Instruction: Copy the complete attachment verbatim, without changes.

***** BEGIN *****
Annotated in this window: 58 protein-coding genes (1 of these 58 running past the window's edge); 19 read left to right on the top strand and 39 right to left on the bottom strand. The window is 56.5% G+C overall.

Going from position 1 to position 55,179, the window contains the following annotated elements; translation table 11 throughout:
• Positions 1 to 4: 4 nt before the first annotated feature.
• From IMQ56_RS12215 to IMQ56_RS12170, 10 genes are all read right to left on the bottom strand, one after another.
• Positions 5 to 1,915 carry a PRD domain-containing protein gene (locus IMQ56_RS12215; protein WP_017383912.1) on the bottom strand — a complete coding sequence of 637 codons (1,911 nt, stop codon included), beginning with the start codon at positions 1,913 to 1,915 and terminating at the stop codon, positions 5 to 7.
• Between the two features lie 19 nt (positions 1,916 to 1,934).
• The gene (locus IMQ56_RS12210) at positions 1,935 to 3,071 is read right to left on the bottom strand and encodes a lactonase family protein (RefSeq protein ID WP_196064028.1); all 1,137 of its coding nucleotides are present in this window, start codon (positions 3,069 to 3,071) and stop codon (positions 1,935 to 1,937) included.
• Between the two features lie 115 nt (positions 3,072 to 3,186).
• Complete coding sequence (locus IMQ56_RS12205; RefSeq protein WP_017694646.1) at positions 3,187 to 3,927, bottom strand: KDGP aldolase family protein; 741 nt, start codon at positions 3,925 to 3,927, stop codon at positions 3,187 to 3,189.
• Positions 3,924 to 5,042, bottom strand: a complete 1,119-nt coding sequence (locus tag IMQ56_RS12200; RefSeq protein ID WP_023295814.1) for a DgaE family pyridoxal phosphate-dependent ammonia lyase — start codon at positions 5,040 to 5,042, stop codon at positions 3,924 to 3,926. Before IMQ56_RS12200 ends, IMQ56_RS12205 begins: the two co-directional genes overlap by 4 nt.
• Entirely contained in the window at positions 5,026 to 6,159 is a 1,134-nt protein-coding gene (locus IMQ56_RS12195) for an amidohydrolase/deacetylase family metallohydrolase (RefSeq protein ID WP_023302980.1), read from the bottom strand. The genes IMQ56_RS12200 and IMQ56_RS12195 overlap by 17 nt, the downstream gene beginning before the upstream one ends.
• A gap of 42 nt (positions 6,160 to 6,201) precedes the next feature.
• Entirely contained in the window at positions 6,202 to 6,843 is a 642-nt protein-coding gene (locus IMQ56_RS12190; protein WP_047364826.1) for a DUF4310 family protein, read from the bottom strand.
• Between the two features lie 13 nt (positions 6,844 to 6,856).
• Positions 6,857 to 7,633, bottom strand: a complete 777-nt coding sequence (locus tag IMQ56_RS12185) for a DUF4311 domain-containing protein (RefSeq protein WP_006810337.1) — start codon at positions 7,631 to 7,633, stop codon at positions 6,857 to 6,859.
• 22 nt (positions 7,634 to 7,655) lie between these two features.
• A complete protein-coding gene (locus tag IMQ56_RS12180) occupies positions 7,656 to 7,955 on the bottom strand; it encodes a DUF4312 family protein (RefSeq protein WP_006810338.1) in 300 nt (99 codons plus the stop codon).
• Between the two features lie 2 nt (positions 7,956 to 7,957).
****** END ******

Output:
Annotated in this window: 58 protein-coding genes (1 of these 58 running past the window's edge); 19 read left to right on the top strand and 39 right to left on the bottom strand. The window is 56.5% G+C overall.

Going from position 1 to position 55,179, the window contains the following annotated elements; translation table 11 throughout:
• Positions 1 to 4: 4 nt before the first annotated feature.
• From IMQ56_RS12215 to IMQ56_RS12170, 10 genes are all read right to left on the bottom strand, one after another.
• Positions 5 to 1,915 carry a PRD domain-containing protein gene (locus IMQ56_RS12215; protein WP_017383912.1) on the bottom strand — a complete coding sequence of 637 codons (1,911 nt, stop codon included), beginning with the start codon at positions 1,913 to 1,915 and terminating at the stop codon, positions 5 to 7.
• Between the two features lie 19 nt (positions 1,916 to 1,934).
• The gene (locus IMQ56_RS12210) at positions 1,935 to 3,071 is read right to left on the bottom strand and encodes a lactonase family protein (RefSeq protein ID WP_196064028.1); all 1,137 of its coding nucleotides are present in this window, start codon (positions 3,069 to 3,071) and stop codon (positions 1,935 to 1,937) included.
• Between the two features lie 115 nt (positions 3,072 to 3,186).
• Complete coding sequence (locus IMQ56_RS12205; RefSeq protein WP_017694646.1) at positions 3,187 to 3,927, bottom strand: KDGP aldolase family protein; 741 nt, start codon at positions 3,925 to 3,927, stop codon at positions 3,187 to 3,189.
• Positions 3,924 to 5,042, bottom strand: a complete 1,119-nt coding sequence (locus tag IMQ56_RS12200; RefSeq protein ID WP_023295814.1) for a DgaE family pyridoxal phosphate-dependent ammonia lyase — start codon at positions 5,040 to 5,042, stop codon at positions 3,924 to 3,926. Before IMQ56_RS12200 ends, IMQ56_RS12205 begins: the two co-directional genes overlap by 4 nt.
• Entirely contained in the window at positions 5,026 to 6,159 is a 1,134-nt protein-coding gene (locus IMQ56_RS12195) for an amidohydrolase/deacetylase family metallohydrolase (RefSeq protein ID WP_023302980.1), read from the bottom strand. The genes IMQ56_RS12200 and IMQ56_RS12195 overlap by 17 nt, the downstream gene beginning before the upstream one ends.
• A gap of 42 nt (positions 6,160 to 6,201) precedes the next feature.
• Entirely contained in the window at positions 6,202 to 6,843 is a 642-nt protein-coding gene (locus IMQ56_RS12190; protein WP_047364826.1) for a DUF4310 family protein, read from the bottom strand.
• Between the two features lie 13 nt (positions 6,844 to 6,856).
• Positions 6,857 to 7,633, bottom strand: a complete 777-nt coding sequence (locus tag IMQ56_RS12185) for a DUF4311 domain-containing protein (RefSeq protein WP_006810337.1) — start codon at positions 7,631 to 7,633, stop codon at positions 6,857 to 6,859.
• 22 nt (positions 7,634 to 7,655) lie between these two features.
• A complete protein-coding gene (locus tag IMQ56_RS12180) occupies positions 7,656 to 7,955 on the bottom strand; it encodes a DUF4312 family protein (RefSeq protein WP_006810338.1) in 300 nt (99 codons plus the stop codon).
• Between the two features lie 2 nt (positions 7,956 to 7,957).